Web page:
Many baby boomer investors aren’t planning or thinking about how to manage their properties as they transition into retirement.
Not so long ago, you could wing it a little. But new banking policy has made that difficult. If you don’t plan your retirement, you risk getting caught out.
The Royal Commission in Australia highlighted poor behaviour in banks and put a blowtorch under how banks apply the responsible lending code. (read more about that here).
Banks have been dumbing down staff as part of building very economic and vastly profitable franchises. Expense-to-income ratios of around forty percent would be considered impossible in almost any other industry, even noting that banks have an additional cost around the amount of capital they must hold.
No matter how you look at, banks have become very efficient.
The old days of getting a loan from your bank manager disappeared decades ago. Bankers are simply not skilled or trusted enough and credit managers are now too nervous to put any judgement across their decisions. Banking has become very rules-based, driven by policy that – although robust – is typically blunt.
Some questionable policy areas include:
The policy rules that banks apply are not sophisticated – and there lies the risk. A risk that, for investors going into retirement, is potentially serious.
The crux of the risk sits with how banks discharge a property as security when it’s sold.
If an investor has multiple properties with one lender, and one of those properties is sold, the lender controls the discharge of the property. The investor might be selling a property they consider to be debt-free that is cross-collateralised with another property. However, the bank will see it differently. It will look at the investor’s overall portfolio and affordability and could request the full sales proceeds.
Maybe that is ok, but chances are the property investor intended to free-up cash for something else. The lender is happy. They have been repaid. But what about the borrower?
Why do banks behave this way and what does it mean for near-retirees?
To understand this, we need to work through how banks calculate affordability. Some of this won’t make sense – but that’s my point.
A property investor could have a loan-to-value ratio of 50 percent on their investments and a debt-free house, but affordability will still be assessed based on an interest-rate of 7.5 percent and amortisation over 30 years.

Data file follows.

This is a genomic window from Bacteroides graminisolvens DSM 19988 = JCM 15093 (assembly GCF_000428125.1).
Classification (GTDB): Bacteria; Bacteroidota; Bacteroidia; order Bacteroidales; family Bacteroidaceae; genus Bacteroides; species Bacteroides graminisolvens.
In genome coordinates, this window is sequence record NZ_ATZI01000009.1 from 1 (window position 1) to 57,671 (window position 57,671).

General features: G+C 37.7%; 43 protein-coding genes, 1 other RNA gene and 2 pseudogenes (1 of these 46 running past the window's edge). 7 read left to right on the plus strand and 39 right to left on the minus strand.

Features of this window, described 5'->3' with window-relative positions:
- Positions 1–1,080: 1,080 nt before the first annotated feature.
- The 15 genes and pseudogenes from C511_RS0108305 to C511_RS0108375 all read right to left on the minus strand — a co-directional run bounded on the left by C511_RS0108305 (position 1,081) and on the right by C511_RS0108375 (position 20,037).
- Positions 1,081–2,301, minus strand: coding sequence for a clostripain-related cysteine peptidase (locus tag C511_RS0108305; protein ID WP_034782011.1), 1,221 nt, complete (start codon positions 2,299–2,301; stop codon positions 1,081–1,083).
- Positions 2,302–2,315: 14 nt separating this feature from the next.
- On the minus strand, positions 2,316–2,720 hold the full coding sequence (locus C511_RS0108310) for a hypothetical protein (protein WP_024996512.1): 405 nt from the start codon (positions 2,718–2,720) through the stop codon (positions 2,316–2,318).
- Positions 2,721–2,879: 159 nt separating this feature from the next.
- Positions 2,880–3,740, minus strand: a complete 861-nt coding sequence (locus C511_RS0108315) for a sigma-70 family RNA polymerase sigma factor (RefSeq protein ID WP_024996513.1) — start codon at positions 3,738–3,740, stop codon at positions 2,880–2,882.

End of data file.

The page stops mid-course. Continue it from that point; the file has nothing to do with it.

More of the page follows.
It doesn’t matter that the investor intends to sell a property or two in a few years and would be debt free. It also doesn’t matter that the actual loan will be on interest-only and on a three-year fixed rate of 3.89 percent. The property is still assessed at 7.5 percent and on principle and interest repayments.
On a one-million-dollar loan, the bank will test the investor’s affordability against a monthly repayment of $7,000 per month, versus actual repayments using the scenario above of $3,240 per month. That’s an over 50 percent difference between hypothesis and reality.
I encounter lots of baby boomers making decisions based on the reality without factoring that the bank is using a completely different calculator.
The next challenge is that typically lenders will only allow for 75 percent of rent income. If we assume a four percent yield and that $1 million of lending is on a $2.5 million property, then the monthly income after deducting 25 percent is $6,250 per month.
In reality, the investor in the above scenario has about $3,000 per month positive cash flow but the bank assesses them as having -$750 per month of negative cash flow.
If an investor is already retired and receiving the pension, they are likely to encounter two further hurdlers. Firstly, the bank will consider them rent reliant (which is a perceived risk). Secondly, the pension won’t be enough to cover living costs.
Chances are, a middle-class retiree’s minimum living expenses will be more than the pension and the bank will already view them as no longer ‘affording’ their mortgage.
Here are some real scenarios to illustrate the point.
The first thing I’d recommend is sitting down with an experienced mortgage adviser who can ask all the right questions and also challenge your own thinking.
I tend to ask questions that also allude to the possible solutions, such as:
By the time you are fifty, I’d recommend you actually have a plan that takes you through to retirement. Whether it’s 65 or 70, there is a hard date that you will stop working and it could come earlier by surprise due to redundancy or health.
Your plan can include retirement savings like KiwiSaver – I contribute eight percent to my scheme now – and how you manage your investment properties and the debt associated with these. It should also include a review of your insurances to make sure they are still fit for purpose.
Don’t procrastinate, and have a plan.